Heirlooms are open pollinated plants (sometimes referred to as landrace).  They are old varieties that have been grown for so long that they produce true to type from collected seed.  There are a lot of local heirlooms that have grown in an area for so long that they do especially well there.  You can collect and save seed from these plants without worry:  you will get the same plant year after year and each year your plants will be stronger and better than the last because they are becoming more and more acclimated to your environment in your garden.  I love heirlooms and think they should have a prominent place in every garden.

Rootstock seeds are for grafting (tomatoes, eggplants, melons, etc..) and are generally strong, wild varieties that improve the qualities of your commonly grown and loved varieties when grafted together.  These are only used for grafting.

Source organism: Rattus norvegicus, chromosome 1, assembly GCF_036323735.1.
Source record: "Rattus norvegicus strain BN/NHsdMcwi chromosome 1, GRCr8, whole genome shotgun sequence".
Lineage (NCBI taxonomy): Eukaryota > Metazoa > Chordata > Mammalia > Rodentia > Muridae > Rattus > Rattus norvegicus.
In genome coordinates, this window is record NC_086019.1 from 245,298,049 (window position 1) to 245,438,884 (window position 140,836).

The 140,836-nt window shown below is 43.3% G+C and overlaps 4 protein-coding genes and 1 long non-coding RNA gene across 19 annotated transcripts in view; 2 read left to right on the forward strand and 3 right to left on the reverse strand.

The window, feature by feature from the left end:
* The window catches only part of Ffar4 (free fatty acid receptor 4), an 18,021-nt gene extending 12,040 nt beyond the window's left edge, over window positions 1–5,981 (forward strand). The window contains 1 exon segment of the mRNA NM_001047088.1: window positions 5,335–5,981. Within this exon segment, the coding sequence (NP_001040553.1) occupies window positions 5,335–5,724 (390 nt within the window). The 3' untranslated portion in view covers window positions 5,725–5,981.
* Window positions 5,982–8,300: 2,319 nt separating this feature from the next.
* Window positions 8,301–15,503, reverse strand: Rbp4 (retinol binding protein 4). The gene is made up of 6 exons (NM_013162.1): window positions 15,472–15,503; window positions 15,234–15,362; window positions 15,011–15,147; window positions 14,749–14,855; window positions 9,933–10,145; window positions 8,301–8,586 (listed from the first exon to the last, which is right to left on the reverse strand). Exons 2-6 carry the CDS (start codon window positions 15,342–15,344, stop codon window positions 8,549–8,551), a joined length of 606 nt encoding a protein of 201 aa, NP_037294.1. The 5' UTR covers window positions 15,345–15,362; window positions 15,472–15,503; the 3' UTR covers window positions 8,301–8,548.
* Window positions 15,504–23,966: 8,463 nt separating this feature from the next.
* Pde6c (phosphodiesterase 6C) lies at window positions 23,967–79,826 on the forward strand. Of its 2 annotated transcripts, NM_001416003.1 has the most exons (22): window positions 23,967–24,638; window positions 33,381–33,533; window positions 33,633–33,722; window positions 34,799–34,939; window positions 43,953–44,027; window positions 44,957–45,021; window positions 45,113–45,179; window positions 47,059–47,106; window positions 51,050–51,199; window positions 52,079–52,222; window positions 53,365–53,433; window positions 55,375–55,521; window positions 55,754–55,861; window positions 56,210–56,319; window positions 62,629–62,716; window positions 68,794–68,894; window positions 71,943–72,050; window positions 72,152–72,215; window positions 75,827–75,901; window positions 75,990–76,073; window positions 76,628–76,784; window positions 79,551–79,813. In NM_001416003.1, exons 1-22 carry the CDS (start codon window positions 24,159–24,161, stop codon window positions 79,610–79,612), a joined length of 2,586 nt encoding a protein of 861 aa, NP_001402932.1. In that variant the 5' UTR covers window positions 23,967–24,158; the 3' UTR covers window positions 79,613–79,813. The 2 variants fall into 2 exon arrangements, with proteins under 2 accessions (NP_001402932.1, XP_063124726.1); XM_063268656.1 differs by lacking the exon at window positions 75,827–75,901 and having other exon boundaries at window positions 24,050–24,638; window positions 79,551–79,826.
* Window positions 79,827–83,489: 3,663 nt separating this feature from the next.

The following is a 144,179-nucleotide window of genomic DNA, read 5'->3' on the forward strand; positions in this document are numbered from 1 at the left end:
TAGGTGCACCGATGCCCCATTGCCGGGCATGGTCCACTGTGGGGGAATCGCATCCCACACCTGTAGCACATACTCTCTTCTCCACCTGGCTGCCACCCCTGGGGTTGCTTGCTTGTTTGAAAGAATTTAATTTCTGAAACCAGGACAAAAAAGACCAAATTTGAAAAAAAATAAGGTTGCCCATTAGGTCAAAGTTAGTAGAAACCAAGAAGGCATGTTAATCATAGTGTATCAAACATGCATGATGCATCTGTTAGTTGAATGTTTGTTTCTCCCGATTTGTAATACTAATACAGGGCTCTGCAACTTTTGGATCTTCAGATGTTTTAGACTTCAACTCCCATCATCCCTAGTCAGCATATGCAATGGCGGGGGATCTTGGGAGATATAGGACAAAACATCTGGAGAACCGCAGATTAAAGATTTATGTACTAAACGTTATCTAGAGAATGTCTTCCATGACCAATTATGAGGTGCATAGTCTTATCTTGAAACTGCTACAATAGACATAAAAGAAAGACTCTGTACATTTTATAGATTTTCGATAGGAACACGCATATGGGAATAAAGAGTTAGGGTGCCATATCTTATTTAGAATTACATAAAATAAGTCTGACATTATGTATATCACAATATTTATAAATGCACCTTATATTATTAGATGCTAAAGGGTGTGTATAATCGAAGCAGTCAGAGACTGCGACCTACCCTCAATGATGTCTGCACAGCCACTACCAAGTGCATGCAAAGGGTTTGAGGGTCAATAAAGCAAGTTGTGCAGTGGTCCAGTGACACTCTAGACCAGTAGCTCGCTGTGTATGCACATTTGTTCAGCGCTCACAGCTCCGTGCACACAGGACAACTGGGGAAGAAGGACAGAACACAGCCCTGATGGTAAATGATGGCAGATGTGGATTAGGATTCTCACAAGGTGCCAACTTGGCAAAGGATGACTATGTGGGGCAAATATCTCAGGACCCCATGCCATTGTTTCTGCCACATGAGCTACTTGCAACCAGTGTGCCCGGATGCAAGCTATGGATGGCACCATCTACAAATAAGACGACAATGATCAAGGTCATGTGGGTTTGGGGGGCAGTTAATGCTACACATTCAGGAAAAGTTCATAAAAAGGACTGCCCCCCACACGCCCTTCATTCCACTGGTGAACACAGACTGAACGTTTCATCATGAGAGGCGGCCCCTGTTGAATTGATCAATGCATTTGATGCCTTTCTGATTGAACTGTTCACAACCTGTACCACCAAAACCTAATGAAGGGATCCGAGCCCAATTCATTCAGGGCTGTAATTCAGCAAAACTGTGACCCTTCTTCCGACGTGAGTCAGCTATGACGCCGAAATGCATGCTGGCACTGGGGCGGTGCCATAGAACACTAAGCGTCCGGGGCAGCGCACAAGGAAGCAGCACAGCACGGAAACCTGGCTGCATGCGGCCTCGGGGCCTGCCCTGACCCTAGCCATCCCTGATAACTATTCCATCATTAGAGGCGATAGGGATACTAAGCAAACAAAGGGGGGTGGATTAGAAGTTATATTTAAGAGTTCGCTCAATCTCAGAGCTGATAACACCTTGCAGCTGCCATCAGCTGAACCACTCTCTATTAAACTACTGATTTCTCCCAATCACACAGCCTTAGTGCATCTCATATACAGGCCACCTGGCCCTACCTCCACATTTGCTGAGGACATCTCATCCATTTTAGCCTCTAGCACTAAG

Dates – When to Start Indoors and When to Plant Out

 So once you have your seeds and supplies (growing media is going to be my next post, so watch for that soon, maybe tomorrow!  I will also address lighting at some point soon too) you  need to figure out when to start them.  Johnny’s Selected Seeds has this amazing tool that I use every year to help me with this, check it out here!  This takes out all of the math of figuring out when to start your seeds, which can save a lot of time if you grow a million different plants like I do.  You just need to know your frost free date, which you can find out from your local Cooperative Extension if you don’t know it.  I always use the last weekend in May as my date.  There is only a 10% chance of a frost at this point.  Some seeds and seedlings can be planted before this date and some need to be planted later depending on if it is a cool-season crop (such as peas) or warm-season crop (such as tomatoes).